Friday, December 27, 2013

Light and Shadow (Matthew 2:16-18)

Herod became furious when he realized that the astrologers (wise men) had outwitted him. He gave orders to kill all male children that were two years old and younger living in and around Bethlehem. The age of the children was based on the date Herod had learned from the astrologers. Then what was spoken through the prophet Jeremiah was fulfilled:
           "A voice was heard in Ramah
                 sobbing and lamenting loudly;
           it was Rachel weeping for her children
                she refused to be consoled,
               for they were no more."

This is a singularly horrible story. It intrudes like a troublesome drunken uncle on our holiday celebrations. A jolting reminder that in the midst of Christmas light and life we can still find human fear and violence. Matthew seems to be telling us that the brighter the light, the deeper the shadows which accompany it. Andy Woffe has commented, "If we are resolved to know the full story of Christmas, the glory and the horror, we must hear Rachel and the women of Bethlehem … weeping for the children." 

At the Christmas eve service of my home church - I work in a regional office - the Rev. Steven Mitchell spoke about the hope of a new world of which the birth of Jesus is a sign. New worlds never simply pop into existence. They are formed out of the glory and ruin of old worlds. The Massacre of the Innocents, as this narrative is called, starkly points to old realities seeking to subvert the emerging new.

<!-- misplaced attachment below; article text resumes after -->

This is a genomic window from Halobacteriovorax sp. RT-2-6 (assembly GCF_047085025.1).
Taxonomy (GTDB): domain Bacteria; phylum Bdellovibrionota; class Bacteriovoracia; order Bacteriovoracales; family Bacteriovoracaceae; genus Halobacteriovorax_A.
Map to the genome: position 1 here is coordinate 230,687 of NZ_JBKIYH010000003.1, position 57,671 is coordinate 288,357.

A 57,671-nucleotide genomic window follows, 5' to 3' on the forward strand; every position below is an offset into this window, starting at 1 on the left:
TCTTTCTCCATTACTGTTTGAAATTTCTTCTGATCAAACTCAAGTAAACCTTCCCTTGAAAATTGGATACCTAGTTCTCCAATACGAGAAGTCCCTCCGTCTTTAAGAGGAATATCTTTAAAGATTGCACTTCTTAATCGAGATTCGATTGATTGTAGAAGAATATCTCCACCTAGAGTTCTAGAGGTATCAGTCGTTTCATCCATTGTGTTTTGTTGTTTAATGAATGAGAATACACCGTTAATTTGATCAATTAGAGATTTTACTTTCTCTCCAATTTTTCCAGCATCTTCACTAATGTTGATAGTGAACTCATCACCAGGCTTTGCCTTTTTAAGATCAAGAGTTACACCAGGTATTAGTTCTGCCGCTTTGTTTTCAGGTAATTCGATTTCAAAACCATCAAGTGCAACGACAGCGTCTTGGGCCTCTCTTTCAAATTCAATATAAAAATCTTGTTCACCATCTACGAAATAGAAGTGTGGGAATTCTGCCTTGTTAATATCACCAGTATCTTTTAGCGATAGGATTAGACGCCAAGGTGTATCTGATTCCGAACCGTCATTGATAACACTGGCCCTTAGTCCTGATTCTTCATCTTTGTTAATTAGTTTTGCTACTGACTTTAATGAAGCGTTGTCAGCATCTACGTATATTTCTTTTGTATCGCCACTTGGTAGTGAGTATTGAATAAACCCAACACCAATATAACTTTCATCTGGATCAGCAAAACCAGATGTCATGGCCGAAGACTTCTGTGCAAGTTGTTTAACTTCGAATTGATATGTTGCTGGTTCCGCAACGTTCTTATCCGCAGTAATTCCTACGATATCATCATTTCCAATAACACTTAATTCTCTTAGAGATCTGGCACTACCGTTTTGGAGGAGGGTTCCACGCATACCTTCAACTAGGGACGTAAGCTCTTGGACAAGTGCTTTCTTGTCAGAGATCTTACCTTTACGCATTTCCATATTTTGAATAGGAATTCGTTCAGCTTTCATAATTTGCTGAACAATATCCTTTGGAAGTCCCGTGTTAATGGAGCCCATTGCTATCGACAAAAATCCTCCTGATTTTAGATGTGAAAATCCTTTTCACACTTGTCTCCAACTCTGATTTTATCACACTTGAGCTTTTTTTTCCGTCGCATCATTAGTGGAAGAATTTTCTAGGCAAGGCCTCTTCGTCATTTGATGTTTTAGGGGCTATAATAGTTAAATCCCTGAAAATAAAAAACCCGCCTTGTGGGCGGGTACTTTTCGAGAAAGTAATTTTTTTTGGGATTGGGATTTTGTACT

I think the same dynamics are at play in the life of gender and sexually diverse people. The closeup of the Poussin's painting highlighting the heel on the neck of the innocent is often an emotional reality as queer people discern our inner compass. The discernment is light to us, yet, with this light comes the potential of shadows from family, friends, co-workers, neighbors, and church. For some the shadows are only mist, for others the shadows are more solid - heels on necks and Rachel weeping.

On many levels the passage places us on notice that emerging realities come at a price. There is an echo of the scheme by an ancient Pharaoh to murder all the male Israelite children even as Moses is born. Rachel's tears bring before us the picture of Jerusalem laying ruined and empty as Israelite families are taken off in chains to serve in Babylon. Now, Bethlehem becomes the target of a paranoid king clasping power as tightly as possible.

It is an odd picture in which we see Jesus being spirited away to Egypt to escape old understandings and patterns of thinking. It denotes the fragility with which new understandings and ways of thinking come to birth. The story of the Massacre of the Innocents points to the vulnerability of the new as it seeks to gain adherence, the fear and violence of the old as it is displaced, and the shadows that must be transversed by those seeking the light.

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